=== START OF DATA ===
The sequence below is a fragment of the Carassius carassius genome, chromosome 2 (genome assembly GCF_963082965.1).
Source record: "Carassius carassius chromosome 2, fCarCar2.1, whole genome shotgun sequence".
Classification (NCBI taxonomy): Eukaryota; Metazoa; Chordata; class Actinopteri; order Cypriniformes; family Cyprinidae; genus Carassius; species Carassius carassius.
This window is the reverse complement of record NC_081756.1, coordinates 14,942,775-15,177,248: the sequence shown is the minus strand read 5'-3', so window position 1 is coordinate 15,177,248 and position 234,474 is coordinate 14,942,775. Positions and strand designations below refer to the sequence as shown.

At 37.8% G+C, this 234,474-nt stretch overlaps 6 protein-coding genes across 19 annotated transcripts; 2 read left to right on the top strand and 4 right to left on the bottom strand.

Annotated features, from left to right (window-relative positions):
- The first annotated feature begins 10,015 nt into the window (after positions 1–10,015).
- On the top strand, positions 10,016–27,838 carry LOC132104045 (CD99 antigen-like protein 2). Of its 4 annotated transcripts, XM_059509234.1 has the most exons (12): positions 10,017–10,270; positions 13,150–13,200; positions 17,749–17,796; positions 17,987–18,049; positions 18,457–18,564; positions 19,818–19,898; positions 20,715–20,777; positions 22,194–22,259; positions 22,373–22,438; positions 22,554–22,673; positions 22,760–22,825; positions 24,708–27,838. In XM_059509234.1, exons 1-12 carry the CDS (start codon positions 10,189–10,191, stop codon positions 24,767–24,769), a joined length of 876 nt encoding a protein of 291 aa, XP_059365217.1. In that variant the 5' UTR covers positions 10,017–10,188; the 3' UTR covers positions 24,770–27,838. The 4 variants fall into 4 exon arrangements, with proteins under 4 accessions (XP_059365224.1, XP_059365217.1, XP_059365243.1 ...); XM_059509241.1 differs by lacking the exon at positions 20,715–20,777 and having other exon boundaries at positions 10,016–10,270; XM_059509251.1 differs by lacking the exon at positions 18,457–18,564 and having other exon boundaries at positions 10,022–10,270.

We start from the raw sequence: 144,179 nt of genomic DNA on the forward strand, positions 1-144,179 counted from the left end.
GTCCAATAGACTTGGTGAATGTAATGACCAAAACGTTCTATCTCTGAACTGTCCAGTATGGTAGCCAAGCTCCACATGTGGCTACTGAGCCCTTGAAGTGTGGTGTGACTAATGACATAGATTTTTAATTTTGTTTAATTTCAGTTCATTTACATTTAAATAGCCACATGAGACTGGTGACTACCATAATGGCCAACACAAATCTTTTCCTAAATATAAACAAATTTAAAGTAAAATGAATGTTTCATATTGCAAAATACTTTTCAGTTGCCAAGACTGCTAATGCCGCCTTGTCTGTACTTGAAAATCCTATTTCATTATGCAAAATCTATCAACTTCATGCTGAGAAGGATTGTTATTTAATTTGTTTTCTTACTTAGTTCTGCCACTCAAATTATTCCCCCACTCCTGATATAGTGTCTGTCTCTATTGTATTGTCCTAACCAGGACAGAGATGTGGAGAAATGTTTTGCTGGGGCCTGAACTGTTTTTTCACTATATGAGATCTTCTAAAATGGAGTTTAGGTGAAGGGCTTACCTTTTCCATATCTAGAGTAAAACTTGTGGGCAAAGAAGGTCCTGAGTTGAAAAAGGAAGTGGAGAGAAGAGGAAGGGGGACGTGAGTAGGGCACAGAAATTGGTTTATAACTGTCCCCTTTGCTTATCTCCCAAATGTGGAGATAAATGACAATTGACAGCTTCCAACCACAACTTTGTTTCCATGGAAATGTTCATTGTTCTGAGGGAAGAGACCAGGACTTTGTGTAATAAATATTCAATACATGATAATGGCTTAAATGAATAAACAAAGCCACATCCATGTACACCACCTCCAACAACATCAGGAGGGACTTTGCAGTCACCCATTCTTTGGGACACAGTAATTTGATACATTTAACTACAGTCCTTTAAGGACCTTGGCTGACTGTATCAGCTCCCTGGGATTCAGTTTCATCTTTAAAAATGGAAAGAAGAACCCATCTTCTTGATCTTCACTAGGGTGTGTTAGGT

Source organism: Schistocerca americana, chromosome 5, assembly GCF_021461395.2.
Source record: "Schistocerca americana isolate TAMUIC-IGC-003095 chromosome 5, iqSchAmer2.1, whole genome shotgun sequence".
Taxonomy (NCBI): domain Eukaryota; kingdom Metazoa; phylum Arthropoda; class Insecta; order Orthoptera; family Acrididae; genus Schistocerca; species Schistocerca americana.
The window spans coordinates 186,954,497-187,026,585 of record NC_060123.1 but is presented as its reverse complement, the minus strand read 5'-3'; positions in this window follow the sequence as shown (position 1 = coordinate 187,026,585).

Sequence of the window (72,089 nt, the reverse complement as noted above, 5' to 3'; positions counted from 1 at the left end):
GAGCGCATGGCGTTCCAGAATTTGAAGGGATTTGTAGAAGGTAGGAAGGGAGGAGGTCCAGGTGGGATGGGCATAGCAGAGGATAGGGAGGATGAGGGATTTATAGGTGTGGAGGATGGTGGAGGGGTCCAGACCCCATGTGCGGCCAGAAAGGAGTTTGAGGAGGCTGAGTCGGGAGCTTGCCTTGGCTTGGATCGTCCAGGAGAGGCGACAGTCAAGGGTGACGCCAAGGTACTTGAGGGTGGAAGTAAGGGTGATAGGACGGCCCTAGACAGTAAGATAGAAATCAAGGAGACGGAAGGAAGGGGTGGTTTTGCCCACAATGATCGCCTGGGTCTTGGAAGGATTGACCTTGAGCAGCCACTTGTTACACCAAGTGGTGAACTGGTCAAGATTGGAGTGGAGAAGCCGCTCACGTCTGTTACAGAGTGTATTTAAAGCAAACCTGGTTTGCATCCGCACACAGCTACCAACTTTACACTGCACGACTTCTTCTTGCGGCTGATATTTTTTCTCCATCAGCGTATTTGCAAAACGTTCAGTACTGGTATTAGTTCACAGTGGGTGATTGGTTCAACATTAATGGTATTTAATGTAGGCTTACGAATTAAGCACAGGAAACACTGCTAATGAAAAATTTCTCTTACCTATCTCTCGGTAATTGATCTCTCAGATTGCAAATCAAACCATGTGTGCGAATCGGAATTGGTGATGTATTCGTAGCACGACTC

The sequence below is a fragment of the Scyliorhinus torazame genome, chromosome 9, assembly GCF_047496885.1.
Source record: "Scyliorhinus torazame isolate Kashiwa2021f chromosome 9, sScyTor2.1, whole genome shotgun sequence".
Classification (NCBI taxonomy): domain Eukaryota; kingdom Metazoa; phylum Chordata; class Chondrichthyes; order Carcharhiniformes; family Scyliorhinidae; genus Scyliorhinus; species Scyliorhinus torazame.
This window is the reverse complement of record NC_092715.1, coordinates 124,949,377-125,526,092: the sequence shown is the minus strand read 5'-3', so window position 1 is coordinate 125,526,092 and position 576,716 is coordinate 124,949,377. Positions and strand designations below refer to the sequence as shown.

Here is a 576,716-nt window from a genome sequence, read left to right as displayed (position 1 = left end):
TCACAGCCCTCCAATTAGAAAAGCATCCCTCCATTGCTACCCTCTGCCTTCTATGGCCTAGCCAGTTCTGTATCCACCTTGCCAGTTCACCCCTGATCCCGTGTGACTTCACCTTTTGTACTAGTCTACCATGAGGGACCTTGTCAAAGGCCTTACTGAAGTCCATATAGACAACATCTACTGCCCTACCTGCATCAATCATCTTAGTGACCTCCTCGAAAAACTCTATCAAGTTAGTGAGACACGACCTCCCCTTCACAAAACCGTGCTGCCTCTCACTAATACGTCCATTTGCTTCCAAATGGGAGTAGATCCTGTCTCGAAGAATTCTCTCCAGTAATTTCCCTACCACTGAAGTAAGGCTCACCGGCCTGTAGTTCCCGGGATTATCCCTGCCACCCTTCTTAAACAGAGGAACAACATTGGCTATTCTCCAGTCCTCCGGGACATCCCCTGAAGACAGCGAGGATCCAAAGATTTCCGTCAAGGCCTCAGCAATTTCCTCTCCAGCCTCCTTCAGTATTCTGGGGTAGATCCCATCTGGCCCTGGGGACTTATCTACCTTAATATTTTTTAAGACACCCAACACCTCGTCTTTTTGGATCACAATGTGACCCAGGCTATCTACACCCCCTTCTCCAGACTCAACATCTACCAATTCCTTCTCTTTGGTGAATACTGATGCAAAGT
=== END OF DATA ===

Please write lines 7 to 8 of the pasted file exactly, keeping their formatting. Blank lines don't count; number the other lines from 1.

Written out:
- The first annotated feature begins 10,015 nt into the window (after positions 1–10,015).
- On the top strand, positions 10,016–27,838 carry LOC132104045 (CD99 antigen-like protein 2). Of its 4 annotated transcripts, XM_059509234.1 has the most exons (12): positions 10,017–10,270; positions 13,150–13,200; positions 17,749–17,796; positions 17,987–18,049; positions 18,457–18,564; positions 19,818–19,898; positions 20,715–20,777; positions 22,194–22,259; positions 22,373–22,438; positions 22,554–22,673; positions 22,760–22,825; positions 24,708–27,838. In XM_059509234.1, exons 1-12 carry the CDS (start codon positions 10,189–10,191, stop codon positions 24,767–24,769), a joined length of 876 nt encoding a protein of 291 aa, XP_059365217.1. In that variant the 5' UTR covers positions 10,017–10,188; the 3' UTR covers positions 24,770–27,838. The 4 variants fall into 4 exon arrangements, with proteins under 4 accessions (XP_059365224.1, XP_059365217.1, XP_059365243.1 ...); XM_059509241.1 differs by lacking the exon at positions 20,715–20,777 and having other exon boundaries at positions 10,016–10,270; XM_059509251.1 differs by lacking the exon at positions 18,457–18,564 and having other exon boundaries at positions 10,022–10,270.